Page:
Swiss Chocolatiers Left With Bitter Taste Following Ghanaian Cocoa Bean Announcement
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For the majority of people, when we think of chocolate the first word that springs to mind is Switzerland. The country is renowned around the world for creating the finest milk chocolate thanks to a 200-year pedigree of making the famous confectionary.
The Swiss chocolate industry was worth over US$3 billion in 2019*, with exports accounting for approximately US$1 billion. Demand was led by Canada, the United States, China, the Middle East, and Singapore. The industry currently employs over 4,500 people, further underscoring the importance of chocolate to the Swiss economy.
With such buoyant market demand, what is it that has got Swiss chocolatiers worrying about where their next square of chocolate is coming from?
The main ingredients for producing chocolate are milk, which creates the creamy taste and texture, and of course cocoa beans to create the chocolate flavor we are all familiar with. Switzerland produces approximately just 1% of the world’s cocoa harvest and therefore depends heavily on imports from other countries. Ghana and Ivory Coast, which account for almost two-thirds of the world’s cocoa production, have historically been Switzerland’s go-to supplier, but that could be all about to change.
Last year, Ghana’s President Nana Akufo-Addo became the first African leader to be invited on a state visit to Switzerland in 60 years, during which he unexpectedly announced that Ghana would soon end the process of selling raw materials to trade partners for onward value addition – ultimately suggesting Ghana would use its own beans to make its own chocolate.
President Akufo-Addo told the federal Council of Switzerland the following:
“Ghana is currently Switzerland’s largest trading partner in sub-Saharan Africa, largely from the export of gold and cocoa to Switzerland and the import of chemical and pharmaceutical products. Ghana no longer wants to be dependent on the production and export of raw materials, including cocoa beans. We intend to process more and more of our cocoa in our country with aim of producing more chocolate ourselves.”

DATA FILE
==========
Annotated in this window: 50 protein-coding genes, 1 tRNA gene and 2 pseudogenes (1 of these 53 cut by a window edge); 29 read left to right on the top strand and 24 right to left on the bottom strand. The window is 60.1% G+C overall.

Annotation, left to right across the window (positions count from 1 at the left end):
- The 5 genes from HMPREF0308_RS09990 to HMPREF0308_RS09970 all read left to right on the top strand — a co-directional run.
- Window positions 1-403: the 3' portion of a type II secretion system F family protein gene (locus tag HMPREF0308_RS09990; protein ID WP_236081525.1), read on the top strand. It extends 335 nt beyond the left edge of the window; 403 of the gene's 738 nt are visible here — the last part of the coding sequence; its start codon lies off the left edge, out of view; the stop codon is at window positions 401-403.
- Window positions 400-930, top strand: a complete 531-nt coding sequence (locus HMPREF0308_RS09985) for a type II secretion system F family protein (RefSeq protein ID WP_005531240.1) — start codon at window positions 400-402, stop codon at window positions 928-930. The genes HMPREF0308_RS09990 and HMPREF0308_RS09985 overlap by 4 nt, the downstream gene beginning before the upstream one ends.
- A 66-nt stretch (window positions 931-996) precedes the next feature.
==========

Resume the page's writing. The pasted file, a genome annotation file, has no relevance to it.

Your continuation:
So, how will Switzerland continue to produce chocolate against a backdrop of uncertainty surrounding its cocoa supply chain?
Supplier diversification is of the utmost importance and as such growing a supplier diversity program is key. Research has shown us that 93% of procurement organizations say their interest in supplier diversity programs has grown, and this is how you do it.
The first step is to establish a business case and garner executive support, in the Swiss chocolate instance this is fairly obvious, however, support will be crucial moving forward. The identification of diverse suppliers and the utilization of technology to achieve this is critical – investing in personnel and the correct technology to lead the supplier diversity program even more so.
The next step is to establish goals and best practices, benchmark and reassess continually. Monitoring performance is the final step, this includes a variety of factors such as the number of new suppliers onboarded, savings, internal customer satisfaction, impact on the economy and impact on local communities.
The Ghanaian cocoa bean situation has underscored the importance of strong supplier relationships, a diverse supply program and visibility across the supply chain to identify potential disruptions. The reality of today’s global and interconnected marketplace is that procurement faces constant threats that may have serious impacts on performance.
In order to stay ahead of risk and uncertainty there are a number of measures that can be implemented, the first is to proactively manage suppliers and identify risk with real-time, actionable supply chain insights. Expand, or localize supplier networks to reduce geographic and supplier-centric risk. It is also important to improve transparency across the entire supply chain to identify potential risk before they hit, as well as managing suppliers and contracts to ensure key performance metrics are fulfilled.
Identifying the appropriate procurement technology to achieve this is also a major step in the correct direction. This will help prevent or minimize the risk.
It remains to be seen if the chocolate industry will face a ‘rocky road’ however producers of chocolate and exporters of cocoa beans will all be looking to strike a sweet deal.
In the second part of this blog post we will take a look at what the chocolate market will look like as Ghana begins to put the processes in place in order to start producing its own chocolate, what risks they face and the potential positive impacts on the Ghanaian economy.
*Data from swissinfo.ch